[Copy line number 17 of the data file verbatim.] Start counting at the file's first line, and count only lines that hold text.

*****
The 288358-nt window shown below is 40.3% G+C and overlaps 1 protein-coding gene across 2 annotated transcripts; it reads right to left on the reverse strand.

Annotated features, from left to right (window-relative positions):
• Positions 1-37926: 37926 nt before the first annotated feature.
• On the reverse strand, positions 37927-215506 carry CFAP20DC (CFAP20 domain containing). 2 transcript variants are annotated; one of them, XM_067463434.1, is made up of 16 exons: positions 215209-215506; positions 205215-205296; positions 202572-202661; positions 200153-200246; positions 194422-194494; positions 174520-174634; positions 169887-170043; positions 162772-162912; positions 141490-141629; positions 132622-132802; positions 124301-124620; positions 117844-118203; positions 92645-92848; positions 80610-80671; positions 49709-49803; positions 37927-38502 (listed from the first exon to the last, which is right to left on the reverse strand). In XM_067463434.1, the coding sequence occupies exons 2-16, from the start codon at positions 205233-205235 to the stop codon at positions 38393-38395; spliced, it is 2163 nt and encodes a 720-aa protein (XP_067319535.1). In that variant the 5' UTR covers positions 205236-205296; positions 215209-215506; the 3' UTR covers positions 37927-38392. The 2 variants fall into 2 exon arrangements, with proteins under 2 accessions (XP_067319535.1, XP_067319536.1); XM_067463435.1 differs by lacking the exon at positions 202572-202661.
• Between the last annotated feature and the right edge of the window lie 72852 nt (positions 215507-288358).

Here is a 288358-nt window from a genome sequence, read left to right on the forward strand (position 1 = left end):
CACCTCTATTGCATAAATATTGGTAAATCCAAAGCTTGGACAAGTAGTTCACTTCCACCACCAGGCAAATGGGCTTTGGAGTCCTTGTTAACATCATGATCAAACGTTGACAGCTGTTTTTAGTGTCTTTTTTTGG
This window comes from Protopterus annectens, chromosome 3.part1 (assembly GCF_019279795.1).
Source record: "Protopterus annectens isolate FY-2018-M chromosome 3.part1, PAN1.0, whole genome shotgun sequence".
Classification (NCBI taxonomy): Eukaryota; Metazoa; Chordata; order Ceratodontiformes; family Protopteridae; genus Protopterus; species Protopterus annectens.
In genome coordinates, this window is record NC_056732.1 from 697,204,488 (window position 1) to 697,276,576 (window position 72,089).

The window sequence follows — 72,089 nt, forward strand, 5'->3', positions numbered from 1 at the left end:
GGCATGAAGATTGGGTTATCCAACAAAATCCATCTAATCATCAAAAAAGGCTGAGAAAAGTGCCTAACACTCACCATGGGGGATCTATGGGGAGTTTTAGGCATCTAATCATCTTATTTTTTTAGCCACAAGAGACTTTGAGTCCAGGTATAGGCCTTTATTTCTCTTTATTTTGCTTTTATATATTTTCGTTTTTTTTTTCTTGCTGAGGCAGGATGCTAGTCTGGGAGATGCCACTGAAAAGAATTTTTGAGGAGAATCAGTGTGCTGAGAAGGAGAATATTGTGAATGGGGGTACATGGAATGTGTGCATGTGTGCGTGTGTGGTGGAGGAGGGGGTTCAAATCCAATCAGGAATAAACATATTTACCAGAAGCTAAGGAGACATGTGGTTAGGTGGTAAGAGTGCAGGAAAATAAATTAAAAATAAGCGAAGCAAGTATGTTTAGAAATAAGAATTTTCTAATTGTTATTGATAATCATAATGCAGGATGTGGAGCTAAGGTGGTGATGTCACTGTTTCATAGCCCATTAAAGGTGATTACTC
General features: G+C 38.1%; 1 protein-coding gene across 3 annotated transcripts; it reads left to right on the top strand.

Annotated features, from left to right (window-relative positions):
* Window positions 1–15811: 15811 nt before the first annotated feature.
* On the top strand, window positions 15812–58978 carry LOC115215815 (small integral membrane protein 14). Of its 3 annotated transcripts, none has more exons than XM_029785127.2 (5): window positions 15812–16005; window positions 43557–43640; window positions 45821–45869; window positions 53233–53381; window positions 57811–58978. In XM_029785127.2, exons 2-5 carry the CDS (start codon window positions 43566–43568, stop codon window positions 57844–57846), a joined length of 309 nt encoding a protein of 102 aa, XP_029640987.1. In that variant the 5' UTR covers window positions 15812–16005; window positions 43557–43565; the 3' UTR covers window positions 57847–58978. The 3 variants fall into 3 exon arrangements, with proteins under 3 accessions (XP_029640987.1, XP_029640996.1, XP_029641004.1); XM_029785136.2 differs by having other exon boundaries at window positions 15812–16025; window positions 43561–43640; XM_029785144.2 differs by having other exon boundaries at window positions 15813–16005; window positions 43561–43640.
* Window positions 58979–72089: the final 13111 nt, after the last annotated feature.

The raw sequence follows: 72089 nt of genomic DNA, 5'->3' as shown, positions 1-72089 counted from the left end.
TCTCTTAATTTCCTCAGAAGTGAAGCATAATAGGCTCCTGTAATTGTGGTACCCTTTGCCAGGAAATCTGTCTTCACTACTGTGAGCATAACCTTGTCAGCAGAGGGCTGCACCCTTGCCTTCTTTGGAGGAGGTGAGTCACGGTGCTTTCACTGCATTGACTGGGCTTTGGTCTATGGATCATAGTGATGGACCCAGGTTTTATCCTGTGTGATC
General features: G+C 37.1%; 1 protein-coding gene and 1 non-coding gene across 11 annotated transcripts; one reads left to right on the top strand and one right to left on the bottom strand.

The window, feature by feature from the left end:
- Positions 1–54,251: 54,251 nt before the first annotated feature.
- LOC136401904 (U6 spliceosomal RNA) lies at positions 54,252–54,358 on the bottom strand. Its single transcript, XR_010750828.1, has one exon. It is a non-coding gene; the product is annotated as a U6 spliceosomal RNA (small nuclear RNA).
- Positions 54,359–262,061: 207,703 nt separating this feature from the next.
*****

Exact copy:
* On the top strand, window positions 15812–58978 carry LOC115215815 (small integral membrane protein 14). Of its 3 annotated transcripts, none has more exons than XM_029785127.2 (5): window positions 15812–16005; window positions 43557–43640; window positions 45821–45869; window positions 53233–53381; window positions 57811–58978. In XM_029785127.2, exons 2-5 carry the CDS (start codon window positions 43566–43568, stop codon window positions 57844–57846), a joined length of 309 nt encoding a protein of 102 aa, XP_029640987.1. In that variant the 5' UTR covers window positions 15812–16005; window positions 43557–43565; the 3' UTR covers window positions 57847–58978. The 3 variants fall into 3 exon arrangements, with proteins under 3 accessions (XP_029640987.1, XP_029640996.1, XP_029641004.1); XM_029785136.2 differs by having other exon boundaries at window positions 15812–16025; window positions 43561–43640; XM_029785144.2 differs by having other exon boundaries at window positions 15813–16005; window positions 43561–43640.